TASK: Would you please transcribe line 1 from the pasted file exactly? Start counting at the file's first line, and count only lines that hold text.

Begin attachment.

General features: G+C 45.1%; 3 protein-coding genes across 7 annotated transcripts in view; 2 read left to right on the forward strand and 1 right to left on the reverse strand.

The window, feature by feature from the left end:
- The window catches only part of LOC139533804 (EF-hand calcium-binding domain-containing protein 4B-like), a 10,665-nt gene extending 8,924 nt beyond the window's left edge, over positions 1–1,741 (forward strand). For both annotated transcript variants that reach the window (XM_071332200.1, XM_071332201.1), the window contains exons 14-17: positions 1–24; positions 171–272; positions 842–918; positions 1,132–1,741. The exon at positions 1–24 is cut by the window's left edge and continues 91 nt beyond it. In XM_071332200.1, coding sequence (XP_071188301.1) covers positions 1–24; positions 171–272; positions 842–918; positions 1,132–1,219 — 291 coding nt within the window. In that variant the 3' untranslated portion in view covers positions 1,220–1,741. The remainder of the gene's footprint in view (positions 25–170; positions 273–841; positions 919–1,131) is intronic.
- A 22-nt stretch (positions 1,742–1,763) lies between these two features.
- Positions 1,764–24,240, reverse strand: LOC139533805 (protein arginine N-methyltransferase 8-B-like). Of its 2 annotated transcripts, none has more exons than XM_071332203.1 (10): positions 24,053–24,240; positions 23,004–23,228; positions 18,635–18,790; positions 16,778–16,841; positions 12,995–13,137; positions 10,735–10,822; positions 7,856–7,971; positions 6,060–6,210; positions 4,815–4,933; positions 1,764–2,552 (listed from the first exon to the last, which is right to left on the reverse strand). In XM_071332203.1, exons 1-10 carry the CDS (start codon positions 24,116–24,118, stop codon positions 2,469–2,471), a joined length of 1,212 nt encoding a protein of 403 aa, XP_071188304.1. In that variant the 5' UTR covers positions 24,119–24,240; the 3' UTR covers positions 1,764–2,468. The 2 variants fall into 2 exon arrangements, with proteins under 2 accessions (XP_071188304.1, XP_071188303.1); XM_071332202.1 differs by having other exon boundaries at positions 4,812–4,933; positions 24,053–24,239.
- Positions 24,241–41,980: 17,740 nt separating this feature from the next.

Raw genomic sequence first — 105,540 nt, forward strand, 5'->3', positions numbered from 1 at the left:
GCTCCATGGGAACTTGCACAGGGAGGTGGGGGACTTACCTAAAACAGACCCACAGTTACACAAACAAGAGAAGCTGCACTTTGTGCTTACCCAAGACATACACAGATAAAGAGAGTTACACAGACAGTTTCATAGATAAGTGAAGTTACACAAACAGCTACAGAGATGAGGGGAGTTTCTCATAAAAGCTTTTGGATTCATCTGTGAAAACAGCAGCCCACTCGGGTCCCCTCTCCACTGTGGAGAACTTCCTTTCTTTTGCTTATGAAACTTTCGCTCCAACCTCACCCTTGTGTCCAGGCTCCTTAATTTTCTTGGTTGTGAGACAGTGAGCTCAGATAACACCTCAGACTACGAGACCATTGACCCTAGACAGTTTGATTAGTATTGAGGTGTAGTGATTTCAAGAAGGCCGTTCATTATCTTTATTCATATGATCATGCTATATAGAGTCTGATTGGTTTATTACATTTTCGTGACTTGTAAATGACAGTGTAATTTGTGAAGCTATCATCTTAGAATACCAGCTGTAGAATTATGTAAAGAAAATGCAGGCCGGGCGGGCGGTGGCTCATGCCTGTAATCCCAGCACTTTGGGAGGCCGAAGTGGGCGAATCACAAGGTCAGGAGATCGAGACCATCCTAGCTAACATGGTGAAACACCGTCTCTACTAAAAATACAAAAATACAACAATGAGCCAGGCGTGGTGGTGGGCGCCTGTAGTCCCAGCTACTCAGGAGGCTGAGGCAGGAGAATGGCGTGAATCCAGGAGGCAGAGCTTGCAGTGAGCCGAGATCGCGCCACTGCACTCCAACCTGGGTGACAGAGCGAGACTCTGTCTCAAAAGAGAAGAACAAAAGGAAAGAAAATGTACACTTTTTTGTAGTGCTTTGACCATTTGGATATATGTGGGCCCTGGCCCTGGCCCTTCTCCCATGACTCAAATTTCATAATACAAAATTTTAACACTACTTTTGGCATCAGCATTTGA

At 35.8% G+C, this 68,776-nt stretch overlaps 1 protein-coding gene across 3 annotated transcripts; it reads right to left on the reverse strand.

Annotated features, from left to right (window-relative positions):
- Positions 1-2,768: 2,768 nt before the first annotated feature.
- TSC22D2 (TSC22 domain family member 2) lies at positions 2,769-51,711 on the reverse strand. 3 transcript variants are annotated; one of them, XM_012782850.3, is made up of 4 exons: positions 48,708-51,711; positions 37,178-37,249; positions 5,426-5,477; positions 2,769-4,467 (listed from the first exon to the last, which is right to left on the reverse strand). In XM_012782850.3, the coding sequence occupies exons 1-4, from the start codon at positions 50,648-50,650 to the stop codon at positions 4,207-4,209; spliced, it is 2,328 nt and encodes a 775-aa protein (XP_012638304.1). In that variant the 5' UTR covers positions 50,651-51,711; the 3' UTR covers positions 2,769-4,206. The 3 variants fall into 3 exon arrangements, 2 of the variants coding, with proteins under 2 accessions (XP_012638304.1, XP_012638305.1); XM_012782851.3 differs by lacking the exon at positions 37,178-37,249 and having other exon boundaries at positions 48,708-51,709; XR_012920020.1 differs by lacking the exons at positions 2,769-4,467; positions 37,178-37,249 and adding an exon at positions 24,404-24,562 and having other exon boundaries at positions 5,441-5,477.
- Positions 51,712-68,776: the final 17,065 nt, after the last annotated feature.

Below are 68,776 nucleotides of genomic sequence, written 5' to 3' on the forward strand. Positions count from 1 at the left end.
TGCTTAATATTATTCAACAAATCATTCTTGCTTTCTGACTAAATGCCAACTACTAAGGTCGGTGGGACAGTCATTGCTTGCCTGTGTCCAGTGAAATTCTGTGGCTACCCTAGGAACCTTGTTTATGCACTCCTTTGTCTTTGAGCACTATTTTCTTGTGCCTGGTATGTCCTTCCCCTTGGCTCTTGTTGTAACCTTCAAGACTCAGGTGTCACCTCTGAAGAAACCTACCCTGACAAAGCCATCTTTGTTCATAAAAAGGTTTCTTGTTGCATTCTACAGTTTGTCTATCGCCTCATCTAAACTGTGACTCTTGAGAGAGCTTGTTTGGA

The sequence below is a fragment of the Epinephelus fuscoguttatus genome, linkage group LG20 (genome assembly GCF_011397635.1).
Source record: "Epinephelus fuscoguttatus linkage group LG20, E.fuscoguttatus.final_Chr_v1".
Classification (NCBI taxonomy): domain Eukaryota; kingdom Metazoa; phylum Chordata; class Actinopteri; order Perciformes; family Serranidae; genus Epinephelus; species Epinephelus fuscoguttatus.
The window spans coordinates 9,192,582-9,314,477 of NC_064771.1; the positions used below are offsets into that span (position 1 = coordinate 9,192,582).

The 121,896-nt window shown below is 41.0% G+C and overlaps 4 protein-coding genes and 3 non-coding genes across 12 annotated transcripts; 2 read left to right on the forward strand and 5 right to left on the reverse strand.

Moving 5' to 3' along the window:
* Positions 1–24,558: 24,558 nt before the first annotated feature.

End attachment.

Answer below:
General features: G+C 45.1%; 3 protein-coding genes across 7 annotated transcripts in view; 2 read left to right on the forward strand and 1 right to left on the reverse strand.